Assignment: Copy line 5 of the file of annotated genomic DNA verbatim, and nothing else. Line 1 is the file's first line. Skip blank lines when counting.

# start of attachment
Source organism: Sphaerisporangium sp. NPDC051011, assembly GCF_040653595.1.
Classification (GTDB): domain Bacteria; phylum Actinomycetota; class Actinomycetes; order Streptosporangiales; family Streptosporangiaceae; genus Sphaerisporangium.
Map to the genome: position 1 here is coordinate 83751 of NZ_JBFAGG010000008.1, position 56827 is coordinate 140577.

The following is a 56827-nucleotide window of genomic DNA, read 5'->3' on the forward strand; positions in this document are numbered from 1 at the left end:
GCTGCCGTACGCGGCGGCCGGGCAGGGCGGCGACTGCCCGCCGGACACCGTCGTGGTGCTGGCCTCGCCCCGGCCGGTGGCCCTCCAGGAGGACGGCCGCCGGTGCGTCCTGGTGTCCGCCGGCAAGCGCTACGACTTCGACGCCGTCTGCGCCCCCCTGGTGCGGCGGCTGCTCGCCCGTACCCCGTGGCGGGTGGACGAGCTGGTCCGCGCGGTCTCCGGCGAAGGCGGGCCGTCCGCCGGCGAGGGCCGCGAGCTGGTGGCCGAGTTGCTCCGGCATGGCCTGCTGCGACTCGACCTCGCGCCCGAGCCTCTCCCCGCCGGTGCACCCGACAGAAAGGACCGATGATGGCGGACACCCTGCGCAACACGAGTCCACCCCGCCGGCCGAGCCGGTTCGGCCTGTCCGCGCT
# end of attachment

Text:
GCTGCCGTACGCGGCGGCCGGGCAGGGCGGCGACTGCCCGCCGGACACCGTCGTGGTGCTGGCCTCGCCCCGGCCGGTGGCCCTCCAGGAGGACGGCCGCCGGTGCGTCCTGGTGTCCGCCGGCAAGCGCTACGACTTCGACGCCGTCTGCGCCCCCCTGGTGCGGCGGCTGCTCGCCCGTACCCCGTGGCGGGTGGACGAGCTGGTCCGCGCGGTCTCCGGCGAAGGCGGGCCGTCCGCCGGCGAGGGCCGCGAGCTGGTGGCCGAGTTGCTCCGGCATGGCCTGCTGCGACTCGACCTCGCGCCCGAGCCTCTCCCCGCCGGTGCACCCGACAGAAAGGACCGATGATGGCGGACACCCTGCGCAACACGAGTCCACCCCGCCGGCCGAGCCGGTTCGGCCTGTCCGCGCT